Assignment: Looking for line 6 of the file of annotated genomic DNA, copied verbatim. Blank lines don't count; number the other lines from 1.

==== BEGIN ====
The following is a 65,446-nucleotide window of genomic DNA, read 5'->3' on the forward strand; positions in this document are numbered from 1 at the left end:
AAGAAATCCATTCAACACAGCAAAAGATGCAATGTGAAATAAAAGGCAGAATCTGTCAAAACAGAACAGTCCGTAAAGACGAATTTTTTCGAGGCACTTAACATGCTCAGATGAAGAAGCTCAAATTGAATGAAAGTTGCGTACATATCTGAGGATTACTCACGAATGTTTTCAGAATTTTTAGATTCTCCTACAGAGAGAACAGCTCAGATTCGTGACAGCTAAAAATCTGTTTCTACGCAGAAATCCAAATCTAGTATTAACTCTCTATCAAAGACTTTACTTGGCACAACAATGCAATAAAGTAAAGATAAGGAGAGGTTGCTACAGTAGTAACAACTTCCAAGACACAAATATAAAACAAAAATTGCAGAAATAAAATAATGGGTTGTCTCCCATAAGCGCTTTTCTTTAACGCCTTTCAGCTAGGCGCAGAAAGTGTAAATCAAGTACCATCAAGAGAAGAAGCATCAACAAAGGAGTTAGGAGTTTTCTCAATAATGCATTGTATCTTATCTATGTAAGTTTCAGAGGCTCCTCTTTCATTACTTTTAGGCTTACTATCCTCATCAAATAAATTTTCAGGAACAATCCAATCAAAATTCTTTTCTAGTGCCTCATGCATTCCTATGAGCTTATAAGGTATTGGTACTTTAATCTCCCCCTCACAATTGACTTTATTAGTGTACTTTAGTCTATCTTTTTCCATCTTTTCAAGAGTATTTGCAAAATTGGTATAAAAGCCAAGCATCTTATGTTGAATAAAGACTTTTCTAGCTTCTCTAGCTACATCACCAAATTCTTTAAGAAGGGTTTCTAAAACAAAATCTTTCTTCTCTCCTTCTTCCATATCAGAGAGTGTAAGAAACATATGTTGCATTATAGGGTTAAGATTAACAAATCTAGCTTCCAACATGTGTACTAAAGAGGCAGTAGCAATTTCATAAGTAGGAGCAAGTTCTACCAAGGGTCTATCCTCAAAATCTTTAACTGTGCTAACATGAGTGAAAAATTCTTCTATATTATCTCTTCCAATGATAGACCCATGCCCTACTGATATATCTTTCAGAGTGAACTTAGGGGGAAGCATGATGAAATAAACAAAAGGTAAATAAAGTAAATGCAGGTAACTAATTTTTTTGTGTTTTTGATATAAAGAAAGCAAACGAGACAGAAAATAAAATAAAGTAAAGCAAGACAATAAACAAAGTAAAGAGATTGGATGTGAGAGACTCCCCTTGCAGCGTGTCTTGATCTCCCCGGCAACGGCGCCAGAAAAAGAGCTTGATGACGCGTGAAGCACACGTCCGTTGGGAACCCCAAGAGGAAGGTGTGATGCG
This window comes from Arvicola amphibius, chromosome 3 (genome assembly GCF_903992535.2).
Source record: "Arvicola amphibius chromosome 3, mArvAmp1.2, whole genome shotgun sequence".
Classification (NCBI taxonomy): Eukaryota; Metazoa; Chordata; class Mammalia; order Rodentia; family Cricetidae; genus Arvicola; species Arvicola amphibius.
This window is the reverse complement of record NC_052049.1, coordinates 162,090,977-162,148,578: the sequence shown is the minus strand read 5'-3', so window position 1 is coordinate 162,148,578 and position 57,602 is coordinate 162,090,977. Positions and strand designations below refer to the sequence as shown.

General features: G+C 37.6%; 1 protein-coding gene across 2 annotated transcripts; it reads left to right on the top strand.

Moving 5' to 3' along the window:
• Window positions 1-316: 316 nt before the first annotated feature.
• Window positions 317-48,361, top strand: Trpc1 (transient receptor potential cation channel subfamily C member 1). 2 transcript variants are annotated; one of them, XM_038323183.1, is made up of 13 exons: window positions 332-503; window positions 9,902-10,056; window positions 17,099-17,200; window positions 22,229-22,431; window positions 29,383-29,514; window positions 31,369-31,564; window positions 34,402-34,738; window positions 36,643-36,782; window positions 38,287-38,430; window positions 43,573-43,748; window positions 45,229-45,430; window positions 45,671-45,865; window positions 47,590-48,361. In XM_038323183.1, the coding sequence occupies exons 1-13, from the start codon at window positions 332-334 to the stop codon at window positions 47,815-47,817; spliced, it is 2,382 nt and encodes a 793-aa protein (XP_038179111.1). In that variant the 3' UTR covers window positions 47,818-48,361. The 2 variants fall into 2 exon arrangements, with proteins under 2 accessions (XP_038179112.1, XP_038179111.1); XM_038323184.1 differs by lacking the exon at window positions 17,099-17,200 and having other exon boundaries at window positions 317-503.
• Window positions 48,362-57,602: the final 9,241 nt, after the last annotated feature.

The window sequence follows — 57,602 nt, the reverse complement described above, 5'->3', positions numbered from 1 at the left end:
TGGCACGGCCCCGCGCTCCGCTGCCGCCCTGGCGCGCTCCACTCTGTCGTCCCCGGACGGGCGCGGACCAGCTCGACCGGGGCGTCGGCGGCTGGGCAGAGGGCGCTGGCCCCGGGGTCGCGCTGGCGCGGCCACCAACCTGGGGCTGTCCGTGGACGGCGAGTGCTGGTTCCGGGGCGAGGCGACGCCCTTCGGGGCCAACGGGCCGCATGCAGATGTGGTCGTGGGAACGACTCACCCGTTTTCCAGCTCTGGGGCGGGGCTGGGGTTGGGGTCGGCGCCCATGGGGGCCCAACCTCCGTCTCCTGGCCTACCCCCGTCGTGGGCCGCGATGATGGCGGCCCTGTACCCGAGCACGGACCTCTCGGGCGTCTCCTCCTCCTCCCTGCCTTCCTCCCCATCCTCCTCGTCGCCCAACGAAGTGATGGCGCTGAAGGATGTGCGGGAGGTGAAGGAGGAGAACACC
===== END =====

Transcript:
This window is the reverse complement of record NC_052049.1, coordinates 162,090,977-162,148,578: the sequence shown is the minus strand read 5'-3', so window position 1 is coordinate 162,148,578 and position 57,602 is coordinate 162,090,977. Positions and strand designations below refer to the sequence as shown.